'The Goldilocks Fallacy" and College Recruiting

Why being something for everyone is working less and less with prospects today

Marketing guru Seth Godin inadvertently zeroes-in on a problem I’ve seen for decades now in the college market (if you want to call higher education a ‘market’…which you should, because people have to purchase it to gain access to it).

My comments along the way are in bold. Tell me if you agree or not:

“One way to tell if the audience is happy is to ask a simple question: “Do you want it spicier?” (or the equivalent).

If half the people want it to go in one direction and the other half want the other, then you know you’re at ‘just right’. You’ve minimized the number of unhappy customers.

And that seems to be the goal of most colleges: Offer something or everyone, appeal to as many as possible, and carve out their place in a very crowded middle of the market. The aim, to Godin’s point, is to end up at ‘just right’ (hence, the Goldilocks reference

Here’s the problem: This assumes that there’s a normal distribution of preferences. In nature, many things are in fact distributed like this. Height, for example, or sensitivity to loud sounds. Most people are in the middle, fewer people are at either end. The goal when making something for everyone, if everyone is distributed normally, is to seek out the middle.

But!

Personal preferences aren’t normally distributed. Most people don’t care at all, some people care a lot.

That’s key, Coach! Your recruiting message isn’t going out to a normally distributed segment of the population. The same is true, in general, for colleges and their admissions departments.

The point being made that ‘most people don’t care at all’ isn’t true when it comes to getting an education, playing a sport, or building towards a successful life. However, it is very, very true when it comes to their view of your college or athletic program. Or, even you as a coach. Most of your prospects don’t care about you, especially at the start of the recruiting process. They want the opportunity, but you’re just one of hundreds of potential options. And, since most coaches don’t have a strong brand story that goes out in front of them without coaches having to define it for a prospect (think Alabama football, or a Harvard education), the market - your prospects, your ‘buyers’ - aren’t going to intentionally seek you out.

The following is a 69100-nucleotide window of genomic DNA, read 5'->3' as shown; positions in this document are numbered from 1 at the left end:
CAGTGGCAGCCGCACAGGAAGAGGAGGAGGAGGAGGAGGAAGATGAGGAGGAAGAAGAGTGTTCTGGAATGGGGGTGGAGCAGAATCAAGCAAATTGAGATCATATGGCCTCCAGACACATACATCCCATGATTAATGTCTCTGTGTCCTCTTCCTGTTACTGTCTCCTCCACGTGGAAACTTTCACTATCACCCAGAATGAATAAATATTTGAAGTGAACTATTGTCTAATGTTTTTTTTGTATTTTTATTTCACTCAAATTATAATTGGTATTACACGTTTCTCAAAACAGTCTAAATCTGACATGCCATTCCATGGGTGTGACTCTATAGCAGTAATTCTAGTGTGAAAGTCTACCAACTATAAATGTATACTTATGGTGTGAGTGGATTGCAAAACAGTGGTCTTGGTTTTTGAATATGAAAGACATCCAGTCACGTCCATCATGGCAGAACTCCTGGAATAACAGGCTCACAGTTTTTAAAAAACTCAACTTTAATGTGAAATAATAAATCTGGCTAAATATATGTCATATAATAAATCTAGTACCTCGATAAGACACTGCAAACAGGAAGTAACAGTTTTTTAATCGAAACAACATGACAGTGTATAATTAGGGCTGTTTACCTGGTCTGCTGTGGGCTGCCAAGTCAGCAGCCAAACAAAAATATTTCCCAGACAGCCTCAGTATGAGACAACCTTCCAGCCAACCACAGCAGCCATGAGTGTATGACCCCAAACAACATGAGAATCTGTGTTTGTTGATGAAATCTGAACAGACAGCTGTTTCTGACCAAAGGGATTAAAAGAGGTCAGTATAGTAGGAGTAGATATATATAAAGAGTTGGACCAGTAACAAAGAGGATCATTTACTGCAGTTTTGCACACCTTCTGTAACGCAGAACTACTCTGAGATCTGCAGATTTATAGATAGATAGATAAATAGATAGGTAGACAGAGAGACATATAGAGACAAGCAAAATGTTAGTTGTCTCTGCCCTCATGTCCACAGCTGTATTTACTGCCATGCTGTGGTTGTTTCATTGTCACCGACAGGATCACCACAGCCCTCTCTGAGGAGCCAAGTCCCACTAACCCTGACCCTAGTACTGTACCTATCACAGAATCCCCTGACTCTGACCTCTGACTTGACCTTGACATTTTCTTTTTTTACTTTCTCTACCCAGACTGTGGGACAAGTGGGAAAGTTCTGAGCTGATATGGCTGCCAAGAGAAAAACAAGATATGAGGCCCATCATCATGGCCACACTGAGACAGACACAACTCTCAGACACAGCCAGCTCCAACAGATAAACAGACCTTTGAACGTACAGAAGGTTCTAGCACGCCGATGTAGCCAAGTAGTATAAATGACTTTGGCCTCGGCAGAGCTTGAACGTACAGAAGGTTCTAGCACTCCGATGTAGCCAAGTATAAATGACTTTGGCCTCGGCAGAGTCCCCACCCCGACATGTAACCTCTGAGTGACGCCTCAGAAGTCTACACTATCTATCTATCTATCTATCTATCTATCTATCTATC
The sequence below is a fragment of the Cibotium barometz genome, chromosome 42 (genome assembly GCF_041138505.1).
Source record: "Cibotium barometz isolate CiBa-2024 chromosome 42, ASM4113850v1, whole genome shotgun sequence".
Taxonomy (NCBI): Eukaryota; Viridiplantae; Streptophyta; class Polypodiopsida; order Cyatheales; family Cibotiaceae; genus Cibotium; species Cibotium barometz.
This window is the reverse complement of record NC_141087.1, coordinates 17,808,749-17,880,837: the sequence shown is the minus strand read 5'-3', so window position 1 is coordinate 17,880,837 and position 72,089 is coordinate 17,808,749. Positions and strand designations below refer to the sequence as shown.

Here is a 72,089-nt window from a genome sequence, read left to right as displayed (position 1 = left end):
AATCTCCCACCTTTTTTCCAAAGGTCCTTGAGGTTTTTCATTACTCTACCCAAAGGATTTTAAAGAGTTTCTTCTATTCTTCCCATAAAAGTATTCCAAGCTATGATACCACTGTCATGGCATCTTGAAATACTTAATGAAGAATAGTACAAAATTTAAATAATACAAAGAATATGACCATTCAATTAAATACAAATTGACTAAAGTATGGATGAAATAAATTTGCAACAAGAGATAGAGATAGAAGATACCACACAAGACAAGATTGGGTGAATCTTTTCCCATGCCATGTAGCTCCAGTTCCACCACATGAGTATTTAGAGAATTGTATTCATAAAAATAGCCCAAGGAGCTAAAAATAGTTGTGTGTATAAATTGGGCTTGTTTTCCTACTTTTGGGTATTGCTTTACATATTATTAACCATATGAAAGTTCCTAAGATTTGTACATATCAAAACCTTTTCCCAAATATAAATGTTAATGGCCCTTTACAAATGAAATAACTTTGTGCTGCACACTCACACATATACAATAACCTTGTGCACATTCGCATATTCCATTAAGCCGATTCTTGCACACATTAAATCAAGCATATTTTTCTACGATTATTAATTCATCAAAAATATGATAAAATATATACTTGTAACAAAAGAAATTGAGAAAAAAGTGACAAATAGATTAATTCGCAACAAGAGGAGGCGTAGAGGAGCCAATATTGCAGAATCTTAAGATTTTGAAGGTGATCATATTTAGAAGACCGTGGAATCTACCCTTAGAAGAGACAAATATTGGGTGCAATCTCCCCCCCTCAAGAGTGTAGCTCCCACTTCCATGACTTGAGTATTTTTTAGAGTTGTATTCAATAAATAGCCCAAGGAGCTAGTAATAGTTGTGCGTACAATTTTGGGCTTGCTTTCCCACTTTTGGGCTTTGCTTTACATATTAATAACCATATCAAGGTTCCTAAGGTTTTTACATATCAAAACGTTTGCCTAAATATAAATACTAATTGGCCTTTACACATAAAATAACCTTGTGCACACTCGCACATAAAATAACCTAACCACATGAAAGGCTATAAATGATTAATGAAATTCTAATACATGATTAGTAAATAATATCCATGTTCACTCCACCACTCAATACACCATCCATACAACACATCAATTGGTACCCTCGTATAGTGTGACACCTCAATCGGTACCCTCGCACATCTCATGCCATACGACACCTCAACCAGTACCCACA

And!

In any market with choices, you’re no longer going to be able to serve everyone, because given a choice, people will make a choice.

So, seeking the Goldilocks equilibrium is a trap. While it might diminish criticism, it maximizes apathy. While it might increase your appeal to a hypothetical middle-of-the-road consumer, it might be that there aren’t many of these.

For many products and services, the middle is hollowed out. What you’re left with are the people who want a lot more or want a lot less of whatever it is you’re able to adjust.

A few takeaways I believe are worth thinking about as you move forward, no matter what segment of the college recruiting world you find yourself:

  • Your prospects will make a choice. What makes them choose you? Our research proves that a consistent message/story told by you works. Without your story, there’s no definition. Without definition, your prospects freeze…no action, no decision, nothing. When they finally do get around to choosing, they’ll choose something predefined in their mind, or something that’s been defined by another coach, college or admissions department.

  • More than ever before, this generation is becoming highly segmented. Culturally, we have fewer and fewer ties that bind us, which means we all want something different. And honestly, that may just be a different story from campus to campus, coach to coach. Ever noticed the boredom on the faces of prospects during official tours of campus? A big part of that is because nearly every campus visit around the country looks, sounds and feels the same. That doesn’t fit the mindset of most recruits, and it’s beginning to hurt colleges and coaches.

  • Most of you are starting to realize that, as Godin states, you’re left with the people who want a lot more or want a lot less of whatever it is you’re able to adjust. What are you doing to define what you have more of, and what you have less of, on your campus or in your program? That’s going to be a defining question for everyone working in the college marketplace in the coming years.